sunflowerp: (Default)
[personal profile] sunflowerp
I stopped in the middle of reading my f'list, to make this post.

[ profile] elorie has an excellent post up. The bit of it that made me stop reading and start writing was this:
"Not only is it possible to be a feminist and disagree with feminists, if you've ever actually followed what goes on in feminist organizations, it's almost a necessary condition."

Too often, women are deterred from identifying as feminists because they've encountered the idea that feminism requires strict adherence to some or another ideological orthodoxy. This isn't just some straw feminist that antifeminists have constructed out of hot air and blown out their arses. Feminists who use "Not a Real FeministTM" to shame and bully those who disagree with them into silence, alas, really do exist; the antifeminists didn't have to invent them. Though silencing is explicitly something we're fighting, and the tactic could be considered directly unfeminist, I'm not going to turn that one around; those who use that tactic may very well be, in other respects, quite legitimately feminist, and even valuable assets to the movement.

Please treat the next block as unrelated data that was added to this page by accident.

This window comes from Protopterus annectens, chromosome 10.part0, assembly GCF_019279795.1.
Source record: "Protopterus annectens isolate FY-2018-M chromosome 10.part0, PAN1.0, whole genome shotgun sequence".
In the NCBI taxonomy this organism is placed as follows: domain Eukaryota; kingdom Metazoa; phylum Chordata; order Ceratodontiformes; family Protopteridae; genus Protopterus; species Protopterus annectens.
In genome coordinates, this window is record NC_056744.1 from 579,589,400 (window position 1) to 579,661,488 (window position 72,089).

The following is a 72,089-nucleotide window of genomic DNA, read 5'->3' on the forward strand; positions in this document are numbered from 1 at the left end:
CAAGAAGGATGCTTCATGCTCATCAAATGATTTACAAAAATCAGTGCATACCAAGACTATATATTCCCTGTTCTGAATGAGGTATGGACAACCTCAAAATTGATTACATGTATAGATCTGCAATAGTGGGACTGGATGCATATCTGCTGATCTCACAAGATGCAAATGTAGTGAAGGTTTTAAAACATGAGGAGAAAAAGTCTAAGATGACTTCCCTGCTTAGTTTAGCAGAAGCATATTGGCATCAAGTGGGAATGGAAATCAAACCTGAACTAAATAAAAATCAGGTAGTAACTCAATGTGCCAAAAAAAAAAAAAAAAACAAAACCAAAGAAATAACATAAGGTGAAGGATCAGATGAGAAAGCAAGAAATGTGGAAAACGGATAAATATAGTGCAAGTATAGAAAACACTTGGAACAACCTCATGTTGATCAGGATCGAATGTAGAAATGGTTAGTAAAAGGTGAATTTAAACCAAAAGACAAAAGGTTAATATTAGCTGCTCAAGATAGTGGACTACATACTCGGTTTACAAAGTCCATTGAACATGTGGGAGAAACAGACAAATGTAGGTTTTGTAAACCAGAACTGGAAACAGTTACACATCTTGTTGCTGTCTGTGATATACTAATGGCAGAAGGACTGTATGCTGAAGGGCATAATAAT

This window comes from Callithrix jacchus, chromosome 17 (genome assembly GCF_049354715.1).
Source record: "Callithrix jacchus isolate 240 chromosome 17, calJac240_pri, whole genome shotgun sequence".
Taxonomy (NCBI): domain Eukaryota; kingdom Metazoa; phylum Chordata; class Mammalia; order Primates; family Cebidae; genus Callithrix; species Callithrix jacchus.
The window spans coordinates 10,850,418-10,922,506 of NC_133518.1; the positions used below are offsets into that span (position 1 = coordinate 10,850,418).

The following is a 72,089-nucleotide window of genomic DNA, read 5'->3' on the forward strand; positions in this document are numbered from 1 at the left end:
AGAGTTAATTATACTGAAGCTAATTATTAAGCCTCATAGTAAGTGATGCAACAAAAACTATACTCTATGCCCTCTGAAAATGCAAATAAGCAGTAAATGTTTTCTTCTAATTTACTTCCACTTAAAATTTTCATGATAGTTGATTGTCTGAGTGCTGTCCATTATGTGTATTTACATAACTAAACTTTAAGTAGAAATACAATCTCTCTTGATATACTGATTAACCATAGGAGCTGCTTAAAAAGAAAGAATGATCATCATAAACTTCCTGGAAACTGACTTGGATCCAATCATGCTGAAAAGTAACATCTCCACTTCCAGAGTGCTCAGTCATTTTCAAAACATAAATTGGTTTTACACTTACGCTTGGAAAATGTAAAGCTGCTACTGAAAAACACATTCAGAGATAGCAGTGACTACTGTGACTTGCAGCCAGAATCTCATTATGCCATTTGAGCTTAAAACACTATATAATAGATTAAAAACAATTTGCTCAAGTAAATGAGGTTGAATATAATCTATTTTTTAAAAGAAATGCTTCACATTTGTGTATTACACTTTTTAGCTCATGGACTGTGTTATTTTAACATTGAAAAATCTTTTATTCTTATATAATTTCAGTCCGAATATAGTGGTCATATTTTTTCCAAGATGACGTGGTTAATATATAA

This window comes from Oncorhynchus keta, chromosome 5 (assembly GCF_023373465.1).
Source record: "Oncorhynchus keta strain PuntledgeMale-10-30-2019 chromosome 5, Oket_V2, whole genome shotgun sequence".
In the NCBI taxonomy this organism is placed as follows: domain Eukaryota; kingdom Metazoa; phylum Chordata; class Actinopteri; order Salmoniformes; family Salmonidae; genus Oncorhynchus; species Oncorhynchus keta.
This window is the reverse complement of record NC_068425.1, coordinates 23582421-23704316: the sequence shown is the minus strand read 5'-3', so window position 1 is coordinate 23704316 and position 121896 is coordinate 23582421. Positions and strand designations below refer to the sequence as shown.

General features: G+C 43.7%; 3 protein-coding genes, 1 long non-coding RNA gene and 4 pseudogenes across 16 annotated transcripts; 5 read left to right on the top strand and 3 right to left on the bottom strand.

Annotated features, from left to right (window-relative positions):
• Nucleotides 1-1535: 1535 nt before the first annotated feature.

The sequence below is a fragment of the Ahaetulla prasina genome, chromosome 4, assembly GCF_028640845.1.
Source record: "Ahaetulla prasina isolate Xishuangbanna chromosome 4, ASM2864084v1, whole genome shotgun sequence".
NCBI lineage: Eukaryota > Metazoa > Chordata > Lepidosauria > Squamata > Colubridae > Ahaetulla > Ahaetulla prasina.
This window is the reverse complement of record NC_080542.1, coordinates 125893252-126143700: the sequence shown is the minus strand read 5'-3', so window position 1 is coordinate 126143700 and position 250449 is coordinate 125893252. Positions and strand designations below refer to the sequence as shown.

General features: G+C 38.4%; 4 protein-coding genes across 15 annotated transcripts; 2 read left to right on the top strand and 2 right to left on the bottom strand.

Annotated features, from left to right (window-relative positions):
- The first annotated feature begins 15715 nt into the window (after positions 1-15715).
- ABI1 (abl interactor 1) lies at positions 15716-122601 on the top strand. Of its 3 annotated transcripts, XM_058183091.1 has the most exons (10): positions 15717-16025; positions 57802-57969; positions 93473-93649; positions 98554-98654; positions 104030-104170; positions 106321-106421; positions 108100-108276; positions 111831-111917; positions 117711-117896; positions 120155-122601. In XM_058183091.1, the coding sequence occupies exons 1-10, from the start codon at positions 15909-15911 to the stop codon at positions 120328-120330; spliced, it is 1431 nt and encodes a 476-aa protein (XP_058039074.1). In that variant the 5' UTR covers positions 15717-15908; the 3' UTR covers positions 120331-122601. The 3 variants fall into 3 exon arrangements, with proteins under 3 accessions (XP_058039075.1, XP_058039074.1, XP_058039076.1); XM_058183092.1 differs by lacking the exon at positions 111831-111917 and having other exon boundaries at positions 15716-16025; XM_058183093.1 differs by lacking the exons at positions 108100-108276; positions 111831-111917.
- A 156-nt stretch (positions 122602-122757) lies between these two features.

They are, however, assholes (I'm onside with Belledame here: I Blame The Assholes). They may be no less "real" as feminists than I am, but they're also no more real; no one died and appointed them Goddess, they aren't the arbiters of Feminist Orthodoxy, they don't have the authority to speak for all feminists or all women.

Personally, I think it's great that feminists disagree, that it's more accurate to speak of "feminisms" in the plural. I learn a lot more from intelligent and civil disagreement - which can sometimes be quite heated; "civil" doesn't mean "in soothing tones" - than from everyone nodding and smiling and going along with whatever the Orthodoxy of the Day is, and I believe the movement as a whole, a grand, diverse, lively, fractious whole, can learn more that way too.

The bit I quoted from Elorie, I believe, is vitally important; it should be said, as often as necessary and as loudly as necessary, until it displaces the idea that being a feminist means agreeing with other feminists. I commented just that, on her LJ, and then the implications of it struck me - so I stopped reading, and started writing.
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November 2009


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